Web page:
After a 5-game stretch that included games against two teams currently ranked in the top 25, three BCS teams, and a service academy rival (with 4 of those 5 games being on the road ), to be sitting at 4-2 right now is a pretty great feeling. That feeling is made even greater when you consider how banged up the Mids are. With more concussions and hamstring problems than we know what to do with, plus the emotional cyclone of a string of intense games, the bye week probably couldn’t come at a better time. That’s good for the team, but bad for bloggers. Bye weeks are pretty quiet, and even next week’s opponent, Pitt, is off on Saturday. Finding something to write about can be a challenge. “OMG LOOK AT THE AWESOME HEALING” probably wouldn’t be a very entertaining bye week blog post. So to fill the void, I thought I’d do the same thing I did before last year’s Pitt game and take a look at a particular element of the Navy offense. This time around, we’ll look at the midline option, with a couple of examples.
A couple of you have sent me notes asking how I can tell when a play is an option play or when it’s designed for a specific runner to carry the ball. Since most examples of the latter in Ivin Jasper’s playbook still show a triple option motion in the backfield, it can be a little confusing. But you don’t need to be in the huddle to know; you just need to look away from the ball. You can tell by watching the offensive line. On an option play, you always leave certain players unblocked for the quarterback to read. When you see linemen running past their counterparts in the trenches in order to lay a block on a linebacker, you know it’s an option play. On the other hand, if you see the offensive linemen pushing straight ahead and simply blocking whoever is lined up in front of them, then you know that the player carrying the ball is doing so by design. (In fact, in games where film on an opponent’s defense might be scarce, it’s common for Paul Johnson or Ivin Jasper to call a designed handoff to the fullback on the first play while showing option motion in the backfield. They use that play to see how the linebackers and secondary will be playing the option. Once the coaches see that, they have a better idea of how they will want to call their game.) On “regular” triple option plays, it’s the playside offensive tackle leaving a 4, 4i, or 5 technique (usually a defensive end) unblocked to make a play for the quarterback to read.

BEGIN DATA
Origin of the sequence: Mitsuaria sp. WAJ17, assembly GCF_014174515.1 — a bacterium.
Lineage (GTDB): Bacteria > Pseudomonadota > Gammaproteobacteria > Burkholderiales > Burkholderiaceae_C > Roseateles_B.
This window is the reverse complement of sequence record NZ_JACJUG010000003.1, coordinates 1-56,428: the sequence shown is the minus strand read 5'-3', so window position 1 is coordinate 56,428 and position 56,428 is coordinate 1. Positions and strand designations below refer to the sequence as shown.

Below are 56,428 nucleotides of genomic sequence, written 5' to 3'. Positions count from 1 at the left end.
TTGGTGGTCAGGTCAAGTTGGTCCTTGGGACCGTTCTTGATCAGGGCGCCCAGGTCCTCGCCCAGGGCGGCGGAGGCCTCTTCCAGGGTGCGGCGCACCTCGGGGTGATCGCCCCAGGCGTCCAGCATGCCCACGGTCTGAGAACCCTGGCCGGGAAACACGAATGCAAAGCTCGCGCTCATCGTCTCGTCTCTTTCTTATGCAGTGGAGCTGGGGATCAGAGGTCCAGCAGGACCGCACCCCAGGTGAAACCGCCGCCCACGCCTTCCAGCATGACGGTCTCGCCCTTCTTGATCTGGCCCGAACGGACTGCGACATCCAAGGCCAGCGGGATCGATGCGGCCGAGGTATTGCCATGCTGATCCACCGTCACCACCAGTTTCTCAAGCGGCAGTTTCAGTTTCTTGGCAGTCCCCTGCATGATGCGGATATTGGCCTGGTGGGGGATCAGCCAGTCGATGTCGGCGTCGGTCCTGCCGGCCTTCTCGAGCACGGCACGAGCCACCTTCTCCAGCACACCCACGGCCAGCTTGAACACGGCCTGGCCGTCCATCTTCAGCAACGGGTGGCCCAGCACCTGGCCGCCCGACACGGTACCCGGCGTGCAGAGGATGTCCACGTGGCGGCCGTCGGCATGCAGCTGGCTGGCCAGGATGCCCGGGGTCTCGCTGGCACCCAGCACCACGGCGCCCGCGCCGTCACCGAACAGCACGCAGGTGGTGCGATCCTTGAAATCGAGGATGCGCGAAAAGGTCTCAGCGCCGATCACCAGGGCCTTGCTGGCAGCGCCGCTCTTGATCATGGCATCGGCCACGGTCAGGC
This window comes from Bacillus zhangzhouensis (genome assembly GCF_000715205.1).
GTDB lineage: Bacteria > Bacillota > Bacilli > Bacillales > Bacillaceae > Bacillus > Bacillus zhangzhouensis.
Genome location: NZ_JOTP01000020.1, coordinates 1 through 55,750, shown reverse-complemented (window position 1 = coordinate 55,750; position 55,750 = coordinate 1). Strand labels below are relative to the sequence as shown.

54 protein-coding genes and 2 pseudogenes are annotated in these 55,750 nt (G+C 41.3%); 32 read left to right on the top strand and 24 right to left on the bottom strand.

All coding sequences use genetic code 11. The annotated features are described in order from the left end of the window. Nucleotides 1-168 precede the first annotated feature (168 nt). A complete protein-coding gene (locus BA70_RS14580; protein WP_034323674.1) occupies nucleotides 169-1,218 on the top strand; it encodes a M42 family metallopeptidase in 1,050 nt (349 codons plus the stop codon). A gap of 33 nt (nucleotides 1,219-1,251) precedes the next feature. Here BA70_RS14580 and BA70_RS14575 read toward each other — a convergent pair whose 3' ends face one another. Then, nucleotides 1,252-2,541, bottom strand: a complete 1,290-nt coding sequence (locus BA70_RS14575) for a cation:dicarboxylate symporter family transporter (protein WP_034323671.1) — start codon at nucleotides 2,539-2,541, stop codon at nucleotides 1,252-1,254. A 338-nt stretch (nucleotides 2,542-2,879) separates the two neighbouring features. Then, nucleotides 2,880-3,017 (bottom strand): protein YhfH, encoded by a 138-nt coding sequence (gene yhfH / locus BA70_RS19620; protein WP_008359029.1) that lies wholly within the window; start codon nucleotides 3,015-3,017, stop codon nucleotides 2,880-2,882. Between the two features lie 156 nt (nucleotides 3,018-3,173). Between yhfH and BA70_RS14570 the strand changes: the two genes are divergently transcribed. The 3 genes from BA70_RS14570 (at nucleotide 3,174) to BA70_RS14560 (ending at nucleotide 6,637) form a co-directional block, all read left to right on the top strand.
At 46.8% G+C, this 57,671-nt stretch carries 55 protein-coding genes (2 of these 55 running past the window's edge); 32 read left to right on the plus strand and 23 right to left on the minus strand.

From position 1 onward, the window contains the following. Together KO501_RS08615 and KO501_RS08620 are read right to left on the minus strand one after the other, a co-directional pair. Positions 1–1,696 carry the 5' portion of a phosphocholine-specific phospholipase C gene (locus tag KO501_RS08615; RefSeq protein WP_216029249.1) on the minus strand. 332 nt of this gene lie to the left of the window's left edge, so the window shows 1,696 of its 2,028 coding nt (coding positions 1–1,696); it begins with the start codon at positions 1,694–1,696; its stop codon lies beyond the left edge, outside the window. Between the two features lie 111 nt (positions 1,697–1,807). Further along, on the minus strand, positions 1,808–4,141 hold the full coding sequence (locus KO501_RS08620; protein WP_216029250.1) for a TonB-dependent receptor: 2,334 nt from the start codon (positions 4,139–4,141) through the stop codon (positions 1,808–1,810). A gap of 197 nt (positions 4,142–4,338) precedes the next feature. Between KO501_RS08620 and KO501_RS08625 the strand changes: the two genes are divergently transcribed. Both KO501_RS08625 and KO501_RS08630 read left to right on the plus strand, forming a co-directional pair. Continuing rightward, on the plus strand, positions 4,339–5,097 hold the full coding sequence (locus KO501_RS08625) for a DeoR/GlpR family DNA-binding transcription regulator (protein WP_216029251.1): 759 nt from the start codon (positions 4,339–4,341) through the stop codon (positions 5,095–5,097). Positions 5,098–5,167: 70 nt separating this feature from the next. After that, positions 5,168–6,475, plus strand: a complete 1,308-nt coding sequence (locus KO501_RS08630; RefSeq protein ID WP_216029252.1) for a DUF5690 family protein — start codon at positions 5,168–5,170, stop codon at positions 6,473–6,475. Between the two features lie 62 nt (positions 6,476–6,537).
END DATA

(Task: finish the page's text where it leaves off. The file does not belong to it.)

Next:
OK, so what’s the “midline” option, then? All the midline option means is that the quarterback reads an interior lineman instead– the first down lineman from the guard out, usually a defensive tackle. Let’s take a look at one of my favorite midline option plays of the last few years, from the Emerald Bowl after the 2004 season:
This is the most common midline option that we see Navy run. It’s a QB-FB option, with the tail motion slotback becoming a blocker after the snap. You can see the defensive tackle being unblocked by the guard and going for the fullback. The guard makes sure he releases inside the read key, then proceeds to block the closest linebacker to the play. Or in this case, he gets blown up by the linebacker. (It may be a fine in kangaroo court, but it’s still enough to get the job done.) The playside tackle blocks the first defender outside the quarterback’s read; here it’s the outside linebacker in New Mexico’s 3-3-5 scheme. The two slotbacks become lead blockers for the quarterback and take on the defensive backs coming up to play run support; you won’t find many examples of slotback blocking quite as good as this.